When I decided the creative life was for me, I read and read as much as I could. I’d watch podcasts by Paulo Cohello or listen to interviews with Stephen King. The one piece of advice that was repeated over and over again was simple. ‘Just keep writing, every single day’. How hard can it be to do something you love, every single day? That advice, combined with my ambition, my enthusiasm and some divine-inspired zone writing (you know the kind when you write like a maniac, the words come too fast for you to keep up, you just write – and when you finish you look at it and go – wow did I really just write that?). Yes I was hoping for many of those moments to write that book.

It turns out, there are many ways to write a novel. There are hundreds of articles out there on the best way to write a novel. Alas, divine-inspired writing zones don’t generally last the duration of the whole book. They are fleeting burst of a few lines that you may end up having to kill later on anyway.

Let me add to the myriad of articles out there on how to write a novel. Let me qualify that, I can’t tell you how, I can only share what I’ve learned for myself thus far. Perhaps a more accurate question is how do you write a book worthy of publishing. Hopefully that will be a post for another time. Meanwhile, back here in the heady days of the idea, the concept of writing a novel…

It may seem like an obvious thing to say, but you need to know the story you want to tell. I say this, purely because in my younger years I wrote poetry. Sometimes that poetry wrote itself. I never knew what was going to be channelled through my pen onto the page. I would often write until 2.00am or 3.00am in the morning, go to sleep, then get up the next morning and be amazed at the words I had coupled together. Writing a novel doesn’t seem to write itself. I’ve tried believe me – just sitting there waiting for the words to come. So, it’s best to have a vague idea of the story you wish to tell, or an idea regarding the message you are trying to communicate.

Once I have the stirrings of a book idea in my mind, I dedicate some time – not long perhaps a week – to the brainstorming phase. Throughout my years as a copywriter working on go-to-market campaigns, this was the crucial time when the team got together to kick the project off. ‘No idea is a bad idea’ during this phase. The brainstorming process allows you to work out elements of your story that you hadn’t even thought about – until now! As you progress and begin to increase your word count, you will find brainstorming to be an extremely useful technique to work out complexities or challenges that may otherwise halt your good work. After some solid brainstorming you are ready to develop your character, setting and plot outlines.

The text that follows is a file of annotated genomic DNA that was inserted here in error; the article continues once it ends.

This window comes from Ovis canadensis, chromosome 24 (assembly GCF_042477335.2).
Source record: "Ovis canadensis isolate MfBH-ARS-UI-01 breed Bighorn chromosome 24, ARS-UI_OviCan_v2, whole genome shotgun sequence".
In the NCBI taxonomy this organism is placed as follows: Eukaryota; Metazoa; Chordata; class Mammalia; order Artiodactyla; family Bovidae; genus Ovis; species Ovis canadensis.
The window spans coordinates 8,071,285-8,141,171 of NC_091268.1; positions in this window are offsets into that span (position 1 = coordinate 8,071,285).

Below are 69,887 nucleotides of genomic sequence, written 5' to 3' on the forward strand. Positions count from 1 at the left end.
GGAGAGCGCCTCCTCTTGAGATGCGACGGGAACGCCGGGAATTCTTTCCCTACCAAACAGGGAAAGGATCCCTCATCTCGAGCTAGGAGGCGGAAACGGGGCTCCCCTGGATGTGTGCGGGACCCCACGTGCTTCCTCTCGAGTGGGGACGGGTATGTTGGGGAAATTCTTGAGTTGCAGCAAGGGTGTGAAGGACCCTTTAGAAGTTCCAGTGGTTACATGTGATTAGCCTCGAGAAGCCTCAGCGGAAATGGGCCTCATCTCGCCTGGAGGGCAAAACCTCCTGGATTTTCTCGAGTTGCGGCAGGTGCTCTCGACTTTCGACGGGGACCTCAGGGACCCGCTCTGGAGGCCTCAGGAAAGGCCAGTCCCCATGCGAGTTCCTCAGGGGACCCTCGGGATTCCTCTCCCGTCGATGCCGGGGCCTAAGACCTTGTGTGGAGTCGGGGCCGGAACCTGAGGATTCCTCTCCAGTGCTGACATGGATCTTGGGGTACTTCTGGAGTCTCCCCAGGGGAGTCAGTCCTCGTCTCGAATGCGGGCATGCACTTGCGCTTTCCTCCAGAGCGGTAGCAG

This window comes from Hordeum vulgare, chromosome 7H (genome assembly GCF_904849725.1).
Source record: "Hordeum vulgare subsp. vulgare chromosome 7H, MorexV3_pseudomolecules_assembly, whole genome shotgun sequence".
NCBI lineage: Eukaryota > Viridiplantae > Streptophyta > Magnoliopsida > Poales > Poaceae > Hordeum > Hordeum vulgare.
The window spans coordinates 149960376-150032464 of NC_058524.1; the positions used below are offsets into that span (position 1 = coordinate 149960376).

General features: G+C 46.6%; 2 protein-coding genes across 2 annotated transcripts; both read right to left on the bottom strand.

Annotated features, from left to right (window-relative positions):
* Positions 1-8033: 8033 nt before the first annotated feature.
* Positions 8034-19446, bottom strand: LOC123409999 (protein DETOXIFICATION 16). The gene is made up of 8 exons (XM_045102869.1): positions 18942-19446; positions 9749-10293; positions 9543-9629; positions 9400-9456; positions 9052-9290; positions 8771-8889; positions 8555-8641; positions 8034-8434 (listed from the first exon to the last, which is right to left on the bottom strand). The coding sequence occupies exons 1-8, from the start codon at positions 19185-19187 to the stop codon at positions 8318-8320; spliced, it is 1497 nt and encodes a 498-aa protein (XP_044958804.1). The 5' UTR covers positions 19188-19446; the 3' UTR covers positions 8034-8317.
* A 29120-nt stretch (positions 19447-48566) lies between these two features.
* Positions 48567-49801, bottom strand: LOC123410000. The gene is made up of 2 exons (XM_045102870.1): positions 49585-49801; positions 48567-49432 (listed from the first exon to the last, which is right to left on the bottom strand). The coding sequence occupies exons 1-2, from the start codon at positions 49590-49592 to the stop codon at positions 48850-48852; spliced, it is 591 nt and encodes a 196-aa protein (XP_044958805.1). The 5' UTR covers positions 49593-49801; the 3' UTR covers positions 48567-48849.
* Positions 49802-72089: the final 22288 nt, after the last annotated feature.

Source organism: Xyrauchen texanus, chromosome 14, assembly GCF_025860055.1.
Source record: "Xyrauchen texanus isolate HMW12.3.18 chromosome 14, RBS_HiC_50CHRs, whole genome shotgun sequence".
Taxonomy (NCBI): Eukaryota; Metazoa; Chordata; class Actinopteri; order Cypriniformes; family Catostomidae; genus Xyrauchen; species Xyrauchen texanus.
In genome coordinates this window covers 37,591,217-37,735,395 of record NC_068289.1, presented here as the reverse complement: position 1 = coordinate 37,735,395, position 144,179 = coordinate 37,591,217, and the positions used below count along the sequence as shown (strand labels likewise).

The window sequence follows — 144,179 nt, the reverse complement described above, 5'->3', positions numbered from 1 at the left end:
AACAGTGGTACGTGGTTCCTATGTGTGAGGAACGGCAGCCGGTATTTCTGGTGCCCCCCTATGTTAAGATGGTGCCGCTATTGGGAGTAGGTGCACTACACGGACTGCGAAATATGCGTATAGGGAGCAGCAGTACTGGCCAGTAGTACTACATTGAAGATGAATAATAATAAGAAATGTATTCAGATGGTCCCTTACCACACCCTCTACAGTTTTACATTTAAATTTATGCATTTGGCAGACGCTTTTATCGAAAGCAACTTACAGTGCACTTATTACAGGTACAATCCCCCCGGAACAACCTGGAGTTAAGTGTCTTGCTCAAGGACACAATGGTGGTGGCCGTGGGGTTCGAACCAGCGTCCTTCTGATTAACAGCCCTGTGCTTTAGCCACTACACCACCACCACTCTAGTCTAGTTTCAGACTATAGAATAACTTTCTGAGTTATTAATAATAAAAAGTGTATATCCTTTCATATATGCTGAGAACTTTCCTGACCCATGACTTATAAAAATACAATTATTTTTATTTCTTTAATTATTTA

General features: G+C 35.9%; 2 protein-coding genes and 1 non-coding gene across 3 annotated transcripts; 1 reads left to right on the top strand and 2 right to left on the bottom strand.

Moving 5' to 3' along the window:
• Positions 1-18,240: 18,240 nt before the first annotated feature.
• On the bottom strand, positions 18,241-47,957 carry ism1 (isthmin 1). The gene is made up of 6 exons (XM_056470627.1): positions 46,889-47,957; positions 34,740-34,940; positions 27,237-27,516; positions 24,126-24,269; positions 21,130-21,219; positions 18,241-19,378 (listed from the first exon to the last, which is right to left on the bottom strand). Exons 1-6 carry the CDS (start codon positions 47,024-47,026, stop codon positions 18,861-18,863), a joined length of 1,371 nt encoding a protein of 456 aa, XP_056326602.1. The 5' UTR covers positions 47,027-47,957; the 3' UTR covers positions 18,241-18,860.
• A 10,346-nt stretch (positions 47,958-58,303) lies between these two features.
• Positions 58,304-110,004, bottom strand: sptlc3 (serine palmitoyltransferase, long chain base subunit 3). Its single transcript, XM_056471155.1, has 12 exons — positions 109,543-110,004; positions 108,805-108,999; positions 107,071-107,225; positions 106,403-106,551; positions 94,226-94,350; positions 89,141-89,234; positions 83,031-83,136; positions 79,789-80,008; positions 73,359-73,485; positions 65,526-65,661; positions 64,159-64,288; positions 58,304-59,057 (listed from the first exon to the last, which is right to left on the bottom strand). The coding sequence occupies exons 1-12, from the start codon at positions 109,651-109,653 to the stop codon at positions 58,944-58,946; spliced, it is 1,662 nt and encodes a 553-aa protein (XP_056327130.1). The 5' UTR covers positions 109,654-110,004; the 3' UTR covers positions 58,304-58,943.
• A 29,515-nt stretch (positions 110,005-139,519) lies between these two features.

Character profiles/sketches can be so much fun to work with. Again it’s a case of brainstorming and writing down anything that comes to you. Let your imagination run wild. You may find a certain person that you know comes to mind as this character takes shape on the page in front of you. It’s surprising how shallow and one dimensional your characters can come across to the reader if you as the writer don’t really know your characters. Ensure you have given thought to aspects of their personality such as their conflicts and motivations, their looks, their temperament, little verbal ticks they may have and so on. I have created a mini questionnaire for myself when it comes to creating my characters. Completing it forces me to really identify who my characters are and how they relate to each other and the story itself. I’ll create an example of the type of questions you should ask yourself when creating these people who populate your book’s world and post to this forum in the coming weeks.

Once you have identified your characters, even very loosely, you can move on to your setting outline. The setting of your book may or may not be hugely important to the story – but you do need to consider setting. What year do your characters live in? Is it in the past or the future or present day? Which country do they live in? Is it a particular time of year? Does your character have a favourite place or a feared place? If it helps, take a look around you right now. What things do you observe about your own setting? Are there trees outside? How do you feel about the view from your window? This will help kick start the type of things you need to note about your character’s setting. Again, feel free to brainstorm and have fun with it.

By now, your plot outline should be percolating in your mind. You have the foundations in your characters and setting so now it’s time to weave in the story. I personally find planning and writing chapter outlines is a really useful way to identify very early on where the gaps are in your plot. If you’ve gone from A to C but not quite sure what B is yet, that’s fine – at least you’ve identified that you need to think about that part. There are lots of useful techniques on how to build your storyline which I’ll explain in a later post.

To get you started right now, however, think story goal. As I mentioned at the start of the article, it helps to understand what message you want to communicate or what story you are bursting to tell. This is is the central theme. Once you have established this, consider subplots which serve a function outside the realm of the main plot. Sub plots provide the opportunity to change the scene, tone or emotion at any given point in the story. Perhaps your character has an illness, or perhaps they are in crippling debt, but whatever the subplot is it should add something in terms of layering to your story and character. There are many points I could make about plot, but one important element that I would be remiss to leave out is, ensure your plot has some sort of tension. You need tension to keep your readers involved. I always think, if I’m bored reading back my writing, then my readers will be twice as board. Find the tension!